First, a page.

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Ex-Ambassador Bolton: Iran Will See Agreement as a 'Pit Stop'

Image: Ex-Ambassador Bolton: Iran Will See Agreement as a 'Pit Stop'
Iranian Foreign Minister Mohammad Javad Zarif, center, Head of the Iranian Atomic Energy Organization Ali Akbar Salehi, left, and Hossein Fereydoon,brother and close aide to President Hassan Rouhani. (REUTERS/Carlos Barria)

By    |   Tuesday, 07 Jul 2015 12:43 PM

Even if an agreement is finally reached in the long-lasting talks with Iran over its nuclear capabilities, that won't be the end of the discussions, former U.S. Ambassador to the United Nations John Bolton said Tuesday.

"Let's assume the deal got signed today," Bolton told Fox News' "America's Newsroom" host Bill Hemmer. "It won't happen, but let's assume it's signed today. That doesn't mean the end of negotiations. For Americans, you think if you negotiate the deal you sign it, and you implement it. For Iran, it's a pit stop between one set of negotiations and the other."

Hemmer noted that the nuclear talks are to run past Tuesday's deadline and until Friday, while Iran continues to demand last-minute concessions.

According to officials, those issues include Iranian demands that a United Nations arms embargo and sanctions on ballistic missiles be lifted, as well as concerns about the timing of U.S. and EU sanctions relief, and arguments concerning Iran's nuclear development and research programs in the future, reports Reuters.

"We have entered the most difficult, but also the most real, part of the negotiations," EU foreign policy chief Federica Mogherini said outside the Vienna hotel, where the talks involving Iran, the United States, Britain, China, France, Germany and Russia are being held.

Bolton told Fox that Russian Foreign Minister Sergey Lavrov has said that the issue most troubling was the question of the arms embargo.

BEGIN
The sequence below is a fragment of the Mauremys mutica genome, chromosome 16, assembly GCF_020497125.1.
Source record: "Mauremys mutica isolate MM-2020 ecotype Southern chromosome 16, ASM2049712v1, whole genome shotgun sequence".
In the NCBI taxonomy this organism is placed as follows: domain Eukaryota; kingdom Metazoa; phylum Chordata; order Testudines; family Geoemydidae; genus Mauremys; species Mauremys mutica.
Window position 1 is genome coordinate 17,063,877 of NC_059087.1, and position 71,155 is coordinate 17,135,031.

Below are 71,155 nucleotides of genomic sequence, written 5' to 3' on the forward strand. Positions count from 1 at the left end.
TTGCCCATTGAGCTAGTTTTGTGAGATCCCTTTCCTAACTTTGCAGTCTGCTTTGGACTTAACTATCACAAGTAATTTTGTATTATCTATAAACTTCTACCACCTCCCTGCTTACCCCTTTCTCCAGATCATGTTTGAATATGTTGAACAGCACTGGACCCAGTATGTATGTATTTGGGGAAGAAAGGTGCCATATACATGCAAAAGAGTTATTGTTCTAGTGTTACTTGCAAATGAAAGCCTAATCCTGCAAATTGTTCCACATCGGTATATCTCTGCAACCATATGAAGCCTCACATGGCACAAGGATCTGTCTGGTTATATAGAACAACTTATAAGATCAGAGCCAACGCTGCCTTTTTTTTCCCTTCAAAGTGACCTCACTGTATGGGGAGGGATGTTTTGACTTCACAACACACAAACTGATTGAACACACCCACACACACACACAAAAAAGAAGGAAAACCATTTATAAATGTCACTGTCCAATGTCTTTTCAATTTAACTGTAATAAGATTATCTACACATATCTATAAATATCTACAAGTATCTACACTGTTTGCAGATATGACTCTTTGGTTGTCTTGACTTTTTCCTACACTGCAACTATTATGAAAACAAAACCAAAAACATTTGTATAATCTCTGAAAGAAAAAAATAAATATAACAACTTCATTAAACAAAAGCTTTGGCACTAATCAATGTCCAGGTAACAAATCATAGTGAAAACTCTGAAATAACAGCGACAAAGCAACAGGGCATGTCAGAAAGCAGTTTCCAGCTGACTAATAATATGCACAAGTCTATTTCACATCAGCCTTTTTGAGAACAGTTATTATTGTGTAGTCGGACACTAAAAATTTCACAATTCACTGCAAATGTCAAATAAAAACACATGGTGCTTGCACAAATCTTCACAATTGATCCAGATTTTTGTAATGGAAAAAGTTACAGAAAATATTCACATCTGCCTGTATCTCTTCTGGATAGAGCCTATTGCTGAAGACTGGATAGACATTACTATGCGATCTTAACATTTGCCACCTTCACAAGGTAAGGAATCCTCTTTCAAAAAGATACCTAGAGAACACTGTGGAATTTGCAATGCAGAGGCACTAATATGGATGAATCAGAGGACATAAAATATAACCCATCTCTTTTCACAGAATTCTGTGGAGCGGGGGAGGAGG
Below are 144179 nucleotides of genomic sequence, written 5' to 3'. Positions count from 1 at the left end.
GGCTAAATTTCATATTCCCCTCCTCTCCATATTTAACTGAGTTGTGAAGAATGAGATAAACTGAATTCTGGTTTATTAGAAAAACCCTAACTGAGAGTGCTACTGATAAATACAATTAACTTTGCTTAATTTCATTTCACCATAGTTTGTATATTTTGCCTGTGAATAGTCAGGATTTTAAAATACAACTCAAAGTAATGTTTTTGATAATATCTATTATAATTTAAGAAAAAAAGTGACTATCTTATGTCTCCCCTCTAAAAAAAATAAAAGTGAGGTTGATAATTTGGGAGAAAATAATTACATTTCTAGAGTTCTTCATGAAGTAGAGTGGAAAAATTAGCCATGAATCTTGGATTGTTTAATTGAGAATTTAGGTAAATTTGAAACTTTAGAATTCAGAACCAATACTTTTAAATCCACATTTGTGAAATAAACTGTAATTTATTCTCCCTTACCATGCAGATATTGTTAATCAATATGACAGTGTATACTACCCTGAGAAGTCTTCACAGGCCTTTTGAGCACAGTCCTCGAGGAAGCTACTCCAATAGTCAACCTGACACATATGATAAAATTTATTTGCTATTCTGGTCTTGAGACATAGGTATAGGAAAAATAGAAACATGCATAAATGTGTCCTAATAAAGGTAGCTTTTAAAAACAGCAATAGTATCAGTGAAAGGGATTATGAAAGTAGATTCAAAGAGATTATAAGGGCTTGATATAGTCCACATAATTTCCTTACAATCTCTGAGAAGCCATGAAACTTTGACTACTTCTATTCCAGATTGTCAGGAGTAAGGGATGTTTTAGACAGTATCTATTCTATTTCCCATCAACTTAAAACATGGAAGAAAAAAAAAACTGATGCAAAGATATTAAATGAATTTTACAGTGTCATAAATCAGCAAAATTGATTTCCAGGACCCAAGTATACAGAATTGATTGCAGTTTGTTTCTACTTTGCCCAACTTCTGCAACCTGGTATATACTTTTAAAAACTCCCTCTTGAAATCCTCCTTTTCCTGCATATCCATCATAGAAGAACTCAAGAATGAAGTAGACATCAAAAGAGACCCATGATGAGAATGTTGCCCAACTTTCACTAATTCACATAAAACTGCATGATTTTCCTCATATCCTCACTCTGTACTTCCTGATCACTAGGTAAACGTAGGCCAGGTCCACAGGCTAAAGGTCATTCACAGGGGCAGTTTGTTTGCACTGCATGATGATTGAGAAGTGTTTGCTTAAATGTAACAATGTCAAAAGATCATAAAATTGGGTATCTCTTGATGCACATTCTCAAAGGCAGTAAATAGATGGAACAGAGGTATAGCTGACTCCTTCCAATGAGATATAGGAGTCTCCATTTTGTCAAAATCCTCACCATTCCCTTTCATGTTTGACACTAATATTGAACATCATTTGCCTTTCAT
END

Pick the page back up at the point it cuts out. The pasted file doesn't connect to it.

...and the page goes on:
"It highlights the difference between what [the] European nations, Russia and China have to do compared to what the United States would have to do to satisfy that Iranian demand," said Bolton. U.N. sanctions began at the end of 2006, but U.S. sanctions against Iran were not only for nuclear activity, but also for the country's continued role as a leading state sponsor of terror, and went into effect in 1979.

"They are not all nuclear related," Bolton pointed out.

He said that he does not think Iran is in a hurry to finish the negotiations, as "the sanctions, while they may cause a lot of distress in Iran, are not slowing the nuclear weapons program down."

Time, though, will "almost invariably work on the side of the would-be nuclear proliferator," Bolton said. "Pressure is building to evade the sanctions already ... that plays into Iran's hand to extract more concessions."

Meanwhile, he said, there are "thousands of things to talk about," and "this is all evidence in my in mind that Iran has not made the strategic decision to give up nuclear weapons. It's made the strategic decision to get the sanctions lifted."

Watch the video here.

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Even if an agreement is finally reached in the long-lasting talks with Iran over its nuclear capabilities, that won't be the end of the discussions, former United States Ambassador to the United Nations John Bolton said Tuesday.
John Bolton, iran, pit stop, nuclear talks
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2015-43-07
Tuesday, 07 Jul 2015 12:43 PM
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